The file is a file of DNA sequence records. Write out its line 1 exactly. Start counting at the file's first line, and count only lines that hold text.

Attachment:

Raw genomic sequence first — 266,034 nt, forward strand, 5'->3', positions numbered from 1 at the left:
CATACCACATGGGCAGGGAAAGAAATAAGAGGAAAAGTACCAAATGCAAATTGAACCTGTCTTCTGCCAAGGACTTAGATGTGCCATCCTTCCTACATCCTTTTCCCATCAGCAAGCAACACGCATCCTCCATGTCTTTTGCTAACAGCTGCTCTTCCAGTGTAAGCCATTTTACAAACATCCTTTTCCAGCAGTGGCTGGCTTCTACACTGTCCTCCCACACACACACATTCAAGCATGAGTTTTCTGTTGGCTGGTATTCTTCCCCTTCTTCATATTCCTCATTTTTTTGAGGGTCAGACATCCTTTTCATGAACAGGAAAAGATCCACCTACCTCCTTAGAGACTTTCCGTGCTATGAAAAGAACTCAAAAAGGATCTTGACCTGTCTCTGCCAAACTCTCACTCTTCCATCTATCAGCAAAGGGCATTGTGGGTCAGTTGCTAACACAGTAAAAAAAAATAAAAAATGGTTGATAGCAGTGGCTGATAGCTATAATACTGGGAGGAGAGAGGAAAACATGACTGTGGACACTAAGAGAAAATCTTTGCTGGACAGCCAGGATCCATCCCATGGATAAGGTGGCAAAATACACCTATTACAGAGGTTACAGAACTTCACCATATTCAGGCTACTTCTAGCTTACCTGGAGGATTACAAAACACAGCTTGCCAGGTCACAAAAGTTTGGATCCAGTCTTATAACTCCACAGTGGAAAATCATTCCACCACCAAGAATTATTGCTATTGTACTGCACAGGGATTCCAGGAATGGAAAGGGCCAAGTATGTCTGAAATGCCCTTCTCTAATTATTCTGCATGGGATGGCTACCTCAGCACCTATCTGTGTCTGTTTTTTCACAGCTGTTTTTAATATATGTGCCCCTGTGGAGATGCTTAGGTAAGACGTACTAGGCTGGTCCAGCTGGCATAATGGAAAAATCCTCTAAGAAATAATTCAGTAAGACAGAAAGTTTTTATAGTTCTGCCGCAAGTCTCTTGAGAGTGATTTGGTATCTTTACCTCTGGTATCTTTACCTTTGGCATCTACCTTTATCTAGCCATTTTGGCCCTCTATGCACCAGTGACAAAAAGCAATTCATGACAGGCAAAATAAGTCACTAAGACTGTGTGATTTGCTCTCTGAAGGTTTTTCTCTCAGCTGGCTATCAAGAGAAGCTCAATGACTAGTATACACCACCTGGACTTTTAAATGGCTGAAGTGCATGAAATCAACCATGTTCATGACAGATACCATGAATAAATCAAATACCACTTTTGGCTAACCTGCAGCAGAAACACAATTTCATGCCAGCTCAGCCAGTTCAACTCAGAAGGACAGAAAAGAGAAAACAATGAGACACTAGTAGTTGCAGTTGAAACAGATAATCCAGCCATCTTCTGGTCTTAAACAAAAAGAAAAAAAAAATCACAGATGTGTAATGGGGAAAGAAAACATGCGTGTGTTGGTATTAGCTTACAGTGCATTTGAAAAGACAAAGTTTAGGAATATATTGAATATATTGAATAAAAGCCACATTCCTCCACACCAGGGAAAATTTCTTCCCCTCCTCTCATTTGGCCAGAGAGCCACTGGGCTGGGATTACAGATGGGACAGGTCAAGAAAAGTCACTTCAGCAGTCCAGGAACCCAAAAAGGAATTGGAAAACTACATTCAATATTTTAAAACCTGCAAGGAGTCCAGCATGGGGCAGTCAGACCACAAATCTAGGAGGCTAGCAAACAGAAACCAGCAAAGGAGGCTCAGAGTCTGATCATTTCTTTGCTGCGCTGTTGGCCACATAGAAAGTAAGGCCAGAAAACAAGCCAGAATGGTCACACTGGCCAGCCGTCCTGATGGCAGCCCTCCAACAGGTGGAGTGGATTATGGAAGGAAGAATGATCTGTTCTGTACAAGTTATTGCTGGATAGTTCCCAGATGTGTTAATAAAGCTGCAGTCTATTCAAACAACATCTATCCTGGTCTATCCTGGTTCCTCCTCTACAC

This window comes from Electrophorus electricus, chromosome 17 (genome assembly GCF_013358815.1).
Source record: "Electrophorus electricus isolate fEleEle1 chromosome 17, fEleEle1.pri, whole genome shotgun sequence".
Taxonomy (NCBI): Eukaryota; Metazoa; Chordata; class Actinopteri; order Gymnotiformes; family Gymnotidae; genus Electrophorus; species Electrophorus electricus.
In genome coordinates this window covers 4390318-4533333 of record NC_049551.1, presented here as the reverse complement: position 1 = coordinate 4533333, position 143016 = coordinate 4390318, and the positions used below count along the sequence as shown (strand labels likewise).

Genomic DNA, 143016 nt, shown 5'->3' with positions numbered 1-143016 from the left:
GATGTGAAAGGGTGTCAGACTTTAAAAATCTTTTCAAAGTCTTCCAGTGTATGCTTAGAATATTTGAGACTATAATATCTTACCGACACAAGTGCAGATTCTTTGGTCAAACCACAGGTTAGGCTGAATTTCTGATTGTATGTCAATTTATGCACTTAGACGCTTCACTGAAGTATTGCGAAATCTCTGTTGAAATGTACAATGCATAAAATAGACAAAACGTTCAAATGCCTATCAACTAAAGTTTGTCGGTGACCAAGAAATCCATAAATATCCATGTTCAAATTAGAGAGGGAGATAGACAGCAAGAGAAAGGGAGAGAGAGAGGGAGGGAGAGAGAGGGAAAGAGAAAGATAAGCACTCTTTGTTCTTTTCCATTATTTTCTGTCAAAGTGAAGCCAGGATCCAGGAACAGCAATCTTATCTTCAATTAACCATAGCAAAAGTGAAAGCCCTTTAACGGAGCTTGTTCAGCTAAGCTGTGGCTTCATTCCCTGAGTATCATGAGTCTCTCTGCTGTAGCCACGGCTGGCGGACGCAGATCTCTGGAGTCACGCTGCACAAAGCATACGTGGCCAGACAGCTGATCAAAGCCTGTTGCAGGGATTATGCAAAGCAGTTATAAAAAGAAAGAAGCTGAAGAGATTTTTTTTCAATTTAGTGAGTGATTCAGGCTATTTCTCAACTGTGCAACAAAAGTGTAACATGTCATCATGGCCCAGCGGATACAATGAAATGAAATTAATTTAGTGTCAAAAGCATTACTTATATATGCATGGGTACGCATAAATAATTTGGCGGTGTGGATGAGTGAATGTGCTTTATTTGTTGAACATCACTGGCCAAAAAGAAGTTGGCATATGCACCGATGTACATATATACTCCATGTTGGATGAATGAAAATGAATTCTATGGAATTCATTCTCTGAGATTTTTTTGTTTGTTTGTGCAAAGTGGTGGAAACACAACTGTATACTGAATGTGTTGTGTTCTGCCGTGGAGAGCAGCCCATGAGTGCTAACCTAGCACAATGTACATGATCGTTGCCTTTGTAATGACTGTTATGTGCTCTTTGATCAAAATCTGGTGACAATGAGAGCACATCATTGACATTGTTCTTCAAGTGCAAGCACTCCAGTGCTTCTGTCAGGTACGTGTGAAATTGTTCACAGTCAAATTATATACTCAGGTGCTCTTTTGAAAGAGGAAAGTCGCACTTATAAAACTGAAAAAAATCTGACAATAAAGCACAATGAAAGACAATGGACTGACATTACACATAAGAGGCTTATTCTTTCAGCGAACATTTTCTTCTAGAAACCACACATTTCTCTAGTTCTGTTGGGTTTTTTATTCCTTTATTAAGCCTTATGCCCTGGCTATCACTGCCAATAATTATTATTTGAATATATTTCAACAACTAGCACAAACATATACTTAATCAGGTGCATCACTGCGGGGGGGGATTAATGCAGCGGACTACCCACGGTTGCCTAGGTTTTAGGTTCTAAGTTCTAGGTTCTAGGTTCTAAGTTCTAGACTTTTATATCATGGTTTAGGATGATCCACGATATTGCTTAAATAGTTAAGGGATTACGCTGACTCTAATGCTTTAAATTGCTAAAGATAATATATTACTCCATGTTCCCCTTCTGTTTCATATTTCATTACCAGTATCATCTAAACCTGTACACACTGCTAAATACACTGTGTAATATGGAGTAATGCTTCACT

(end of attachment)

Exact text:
Raw genomic sequence first — 266,034 nt, forward strand, 5'->3', positions numbered from 1 at the left: